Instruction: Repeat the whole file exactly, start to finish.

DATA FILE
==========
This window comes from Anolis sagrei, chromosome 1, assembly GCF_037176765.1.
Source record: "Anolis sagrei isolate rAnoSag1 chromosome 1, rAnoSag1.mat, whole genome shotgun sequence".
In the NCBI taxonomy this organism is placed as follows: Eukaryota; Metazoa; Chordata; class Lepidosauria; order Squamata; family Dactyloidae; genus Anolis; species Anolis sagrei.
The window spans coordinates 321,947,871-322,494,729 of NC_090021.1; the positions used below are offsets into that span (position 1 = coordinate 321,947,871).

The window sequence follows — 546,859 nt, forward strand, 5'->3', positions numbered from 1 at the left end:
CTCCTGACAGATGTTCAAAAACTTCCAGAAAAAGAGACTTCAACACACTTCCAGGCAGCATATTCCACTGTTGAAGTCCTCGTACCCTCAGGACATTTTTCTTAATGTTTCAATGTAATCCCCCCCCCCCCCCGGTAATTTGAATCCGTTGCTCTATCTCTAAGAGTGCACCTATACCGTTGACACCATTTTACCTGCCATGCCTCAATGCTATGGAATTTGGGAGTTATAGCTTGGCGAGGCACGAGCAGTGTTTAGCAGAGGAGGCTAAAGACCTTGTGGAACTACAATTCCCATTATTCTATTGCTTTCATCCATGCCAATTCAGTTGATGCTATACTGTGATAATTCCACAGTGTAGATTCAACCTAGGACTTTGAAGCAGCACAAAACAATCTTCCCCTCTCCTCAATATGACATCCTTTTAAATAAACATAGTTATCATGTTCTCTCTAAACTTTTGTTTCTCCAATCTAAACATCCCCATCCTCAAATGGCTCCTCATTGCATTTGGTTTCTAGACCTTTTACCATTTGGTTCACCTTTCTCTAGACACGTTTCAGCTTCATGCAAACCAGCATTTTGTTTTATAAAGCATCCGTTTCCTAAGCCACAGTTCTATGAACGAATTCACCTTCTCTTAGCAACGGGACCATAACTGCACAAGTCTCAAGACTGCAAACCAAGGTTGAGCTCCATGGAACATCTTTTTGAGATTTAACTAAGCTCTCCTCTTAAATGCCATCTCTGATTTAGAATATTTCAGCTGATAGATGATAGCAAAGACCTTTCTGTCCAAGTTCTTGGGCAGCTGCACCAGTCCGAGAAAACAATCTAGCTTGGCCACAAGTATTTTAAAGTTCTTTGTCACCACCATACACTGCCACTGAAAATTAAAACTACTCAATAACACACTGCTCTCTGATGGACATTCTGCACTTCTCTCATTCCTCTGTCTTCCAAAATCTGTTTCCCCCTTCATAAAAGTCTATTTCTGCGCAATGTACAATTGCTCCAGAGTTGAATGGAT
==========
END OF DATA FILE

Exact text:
This window comes from Anolis sagrei, chromosome 1, assembly GCF_037176765.1.
Source record: "Anolis sagrei isolate rAnoSag1 chromosome 1, rAnoSag1.mat, whole genome shotgun sequence".
In the NCBI taxonomy this organism is placed as follows: Eukaryota; Metazoa; Chordata; class Lepidosauria; order Squamata; family Dactyloidae; genus Anolis; species Anolis sagrei.
The window spans coordinates 321,947,871-322,494,729 of NC_090021.1; the positions used below are offsets into that span (position 1 = coordinate 321,947,871).

The window sequence follows — 546,859 nt, forward strand, 5'->3', positions numbered from 1 at the left end:
CTCCTGACAGATGTTCAAAAACTTCCAGAAAAAGAGACTTCAACACACTTCCAGGCAGCATATTCCACTGTTGAAGTCCTCGTACCCTCAGGACATTTTTCTTAATGTTTCAATGTAATCCCCCCCCCCCCCCGGTAATTTGAATCCGTTGCTCTATCTCTAAGAGTGCACCTATACCGTTGACACCATTTTACCTGCCATGCCTCAATGCTATGGAATTTGGGAGTTATAGCTTGGCGAGGCACGAGCAGTGTTTAGCAGAGGAGGCTAAAGACCTTGTGGAACTACAATTCCCATTATTCTATTGCTTTCATCCATGCCAATTCAGTTGATGCTATACTGTGATAATTCCACAGTGTAGATTCAACCTAGGACTTTGAAGCAGCACAAAACAATCTTCCCCTCTCCTCAATATGACATCCTTTTAAATAAACATAGTTATCATGTTCTCTCTAAACTTTTGTTTCTCCAATCTAAACATCCCCATCCTCAAATGGCTCCTCATTGCATTTGGTTTCTAGACCTTTTACCATTTGGTTCACCTTTCTCTAGACACGTTTCAGCTTCATGCAAACCAGCATTTTGTTTTATAAAGCATCCGTTTCCTAAGCCACAGTTCTATGAACGAATTCACCTTCTCTTAGCAACGGGACCATAACTGCACAAGTCTCAAGACTGCAAACCAAGGTTGAGCTCCATGGAACATCTTTTTGAGATTTAACTAAGCTCTCCTCTTAAATGCCATCTCTGATTTAGAATATTTCAGCTGATAGATGATAGCAAAGACCTTTCTGTCCAAGTTCTTGGGCAGCTGCACCAGTCCGAGAAAACAATCTAGCTTGGCCACAAGTATTTTAAAGTTCTTTGTCACCACCATACACTGCCACTGAAAATTAAAACTACTCAATAACACACTGCTCTCTGATGGACATTCTGCACTTCTCTCATTCCTCTGTCTTCCAAAATCTGTTTCCCCCTTCATAAAAGTCTATTTCTGCGCAATGTACAATTGCTCCAGAGTTGAATGGAT